Job 19:4
And be it indeed that I have erred, mine error remaineth with myself.
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Job 19:4-5. Be it that I have erred, &c. — If I have sinned, I myself suffer for my sins, and therefore deserve your pity rather than your reproaches. If you will magnify yourselves, &c. — Use imperious and contemptuous speeches against me; or seek praise from others by outreasoning me: and plead against me my reproach — Declaim against me, and allege my calamities, which have made me contemptible, as an argument to prove me a hypocrite, and condemn me as such.

19:1-7 Job's friends blamed him as a wicked man, because he was so afflicted; here he describes their unkindness, showing that what they condemned was capable of excuse. Harsh language from friends, greatly adds to the weight of afflictions: yet it is best not to lay it to heart, lest we harbour resentment. Rather let us look to Him who endured the contradiction of sinners against himself, and was treated with far more cruelty than Job was, or we can be.And be it indeed that I have erred - Admitting that I have erred, it is my own concern. You have a right to reproach and revile me in this manner.

Mine error abideth with myself - I must abide the consequences of the error." The design of this seems to be to reprove what he regarded as an improper and meddlesome interference with his concerns. Or it may be an expression of a willingness to bear all the consequences himself. He was willing to meet all the fair results of his own conduct.

4.erred—The Hebrew expresses unconscious error. Job was unconscious of wilful sin.

remaineth—literally, "passeth the night." An image from harboring an unpleasant guest for the night. I bear the consequences.

If my opinion in this point be faulty and erroneous, as you pretend it is. Or, if I have sinned, (for sin is oft called error in Scripture,) and am therefore punished.

Mine error remaineth with myself; either,

1. It is likely to continue, I see no cause from your reasons to change my judgment. Or,

2. I suffer deeply for my sins, and therefore deserve your pity and help, rather than your reproaches, whereby you add affliction to the afflicted.

And be it indeed that I have erred,.... Which is a concession for argument's sake, but not an acknowledgment that he had erred; though it is possible he might have erred, and it is certain he did in some things, though not in that respect with which he was charged; "humanum est errare", all men are subject to mistakes, good men may err; they may err in judgment, or from the truth in some respect, and be carried away for a while and to some degree with the error the wicked, though they shall be turned from it again; they may err in practice, and wander from the way of God's commandments; and indeed their strayings and aberrations of this sort are so many, that David says, "who can understand his errors?" Psalm 19:12; and they may err in words, or make a mistake in speech; but then no man should be made an offender for a word for he must be a perfect man that is free from mistakes of this kind: now Job argues that supposing this to be his case in any of the above instances; yet, says he,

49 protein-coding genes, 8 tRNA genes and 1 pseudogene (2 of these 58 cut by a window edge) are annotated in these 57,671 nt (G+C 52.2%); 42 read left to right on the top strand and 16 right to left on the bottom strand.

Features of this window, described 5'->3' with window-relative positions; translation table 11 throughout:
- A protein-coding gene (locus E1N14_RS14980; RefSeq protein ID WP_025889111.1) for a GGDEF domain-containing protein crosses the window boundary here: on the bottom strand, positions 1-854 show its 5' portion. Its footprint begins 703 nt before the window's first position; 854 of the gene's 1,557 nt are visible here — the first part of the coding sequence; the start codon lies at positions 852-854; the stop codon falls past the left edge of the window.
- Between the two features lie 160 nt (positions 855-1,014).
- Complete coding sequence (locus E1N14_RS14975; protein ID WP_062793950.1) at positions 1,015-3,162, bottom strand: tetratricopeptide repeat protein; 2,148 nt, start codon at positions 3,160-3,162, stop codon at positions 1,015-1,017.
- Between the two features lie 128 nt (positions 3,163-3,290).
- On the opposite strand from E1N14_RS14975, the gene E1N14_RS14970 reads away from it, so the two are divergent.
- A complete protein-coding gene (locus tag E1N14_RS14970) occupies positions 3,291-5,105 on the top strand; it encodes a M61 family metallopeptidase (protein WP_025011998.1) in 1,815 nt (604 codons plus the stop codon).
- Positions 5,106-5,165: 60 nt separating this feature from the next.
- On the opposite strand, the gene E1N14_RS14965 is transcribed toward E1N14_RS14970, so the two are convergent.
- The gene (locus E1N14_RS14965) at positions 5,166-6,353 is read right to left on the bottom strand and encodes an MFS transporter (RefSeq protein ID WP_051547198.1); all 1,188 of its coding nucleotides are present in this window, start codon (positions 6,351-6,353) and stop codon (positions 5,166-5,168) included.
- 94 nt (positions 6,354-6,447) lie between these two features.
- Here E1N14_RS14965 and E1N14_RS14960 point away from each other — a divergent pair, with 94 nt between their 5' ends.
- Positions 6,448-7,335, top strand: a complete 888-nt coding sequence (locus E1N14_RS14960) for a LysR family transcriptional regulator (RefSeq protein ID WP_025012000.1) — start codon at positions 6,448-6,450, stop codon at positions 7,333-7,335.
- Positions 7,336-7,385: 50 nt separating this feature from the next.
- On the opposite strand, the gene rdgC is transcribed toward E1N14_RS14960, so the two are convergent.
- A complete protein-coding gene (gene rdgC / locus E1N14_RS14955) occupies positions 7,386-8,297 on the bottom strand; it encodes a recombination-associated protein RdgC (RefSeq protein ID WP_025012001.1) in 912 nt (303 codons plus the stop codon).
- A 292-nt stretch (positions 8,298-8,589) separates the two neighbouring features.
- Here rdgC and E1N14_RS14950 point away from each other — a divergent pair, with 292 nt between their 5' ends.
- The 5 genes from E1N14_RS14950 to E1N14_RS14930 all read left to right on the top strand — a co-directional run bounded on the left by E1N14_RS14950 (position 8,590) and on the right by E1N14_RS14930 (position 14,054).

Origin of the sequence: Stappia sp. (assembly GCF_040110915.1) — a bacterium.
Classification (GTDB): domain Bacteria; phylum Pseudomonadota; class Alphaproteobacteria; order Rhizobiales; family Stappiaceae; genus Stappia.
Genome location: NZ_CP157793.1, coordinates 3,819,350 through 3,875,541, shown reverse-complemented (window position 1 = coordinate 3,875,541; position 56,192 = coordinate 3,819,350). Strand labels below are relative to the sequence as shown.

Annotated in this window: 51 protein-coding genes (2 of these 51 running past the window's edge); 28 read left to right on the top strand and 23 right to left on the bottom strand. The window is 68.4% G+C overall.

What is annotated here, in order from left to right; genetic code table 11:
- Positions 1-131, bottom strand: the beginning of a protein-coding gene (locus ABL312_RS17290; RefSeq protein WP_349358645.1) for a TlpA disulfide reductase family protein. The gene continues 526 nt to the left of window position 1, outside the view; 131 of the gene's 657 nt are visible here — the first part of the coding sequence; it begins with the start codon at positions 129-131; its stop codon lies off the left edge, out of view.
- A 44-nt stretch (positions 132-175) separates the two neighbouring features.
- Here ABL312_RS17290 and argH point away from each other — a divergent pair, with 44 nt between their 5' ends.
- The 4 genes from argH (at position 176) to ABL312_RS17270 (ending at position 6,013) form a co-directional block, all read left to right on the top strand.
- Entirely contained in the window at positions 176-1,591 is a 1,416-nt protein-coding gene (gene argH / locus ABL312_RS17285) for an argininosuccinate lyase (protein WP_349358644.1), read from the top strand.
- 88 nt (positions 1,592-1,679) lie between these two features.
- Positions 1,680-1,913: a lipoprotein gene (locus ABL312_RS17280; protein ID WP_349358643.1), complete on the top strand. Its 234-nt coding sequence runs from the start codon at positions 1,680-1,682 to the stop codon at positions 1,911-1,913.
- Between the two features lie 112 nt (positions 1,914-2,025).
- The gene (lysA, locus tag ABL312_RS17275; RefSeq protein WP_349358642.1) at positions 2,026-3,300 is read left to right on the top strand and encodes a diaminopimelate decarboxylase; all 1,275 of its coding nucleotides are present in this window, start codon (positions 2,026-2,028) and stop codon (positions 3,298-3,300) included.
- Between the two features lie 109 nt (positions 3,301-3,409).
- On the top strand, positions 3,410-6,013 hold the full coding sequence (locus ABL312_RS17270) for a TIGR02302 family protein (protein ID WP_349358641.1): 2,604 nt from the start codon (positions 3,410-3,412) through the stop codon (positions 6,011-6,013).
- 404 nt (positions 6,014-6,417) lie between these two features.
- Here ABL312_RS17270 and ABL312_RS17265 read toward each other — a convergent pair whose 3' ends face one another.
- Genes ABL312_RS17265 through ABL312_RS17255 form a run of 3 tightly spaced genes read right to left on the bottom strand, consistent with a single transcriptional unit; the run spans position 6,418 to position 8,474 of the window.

mine error remaineth with myself; I only am chargeable with it, and answerable for it; it is nothing to you, and why should you trouble yourselves about it? it will not be imputed to you, nor will you suffer on account of it; or, admitting I have imbibed an error, I do not publish it abroad; I keep it to myself; it lies and lodges in my own breast, and nobody is the worse for it: or "let it remain", or "lodge with me" (k); Why should my mistakes be published abroad, and all the world be made acquainted with them? or else this expresses his resolution to abide by what his friends called an error; and then the so is, if this is an error which I have asserted, that God afflicts both good and bad men, and that afflictions are no argument of a man's being an hypocrite and a wicked man, I am determined to continue in it; I will not give it up, I will hold it fast; it shall remain with me as a principle never to be departed from; or it may be rather his meaning is, that this notion he had imbibed would remain with him, and was likely to do so, for anything they had said, or could say to the contrary.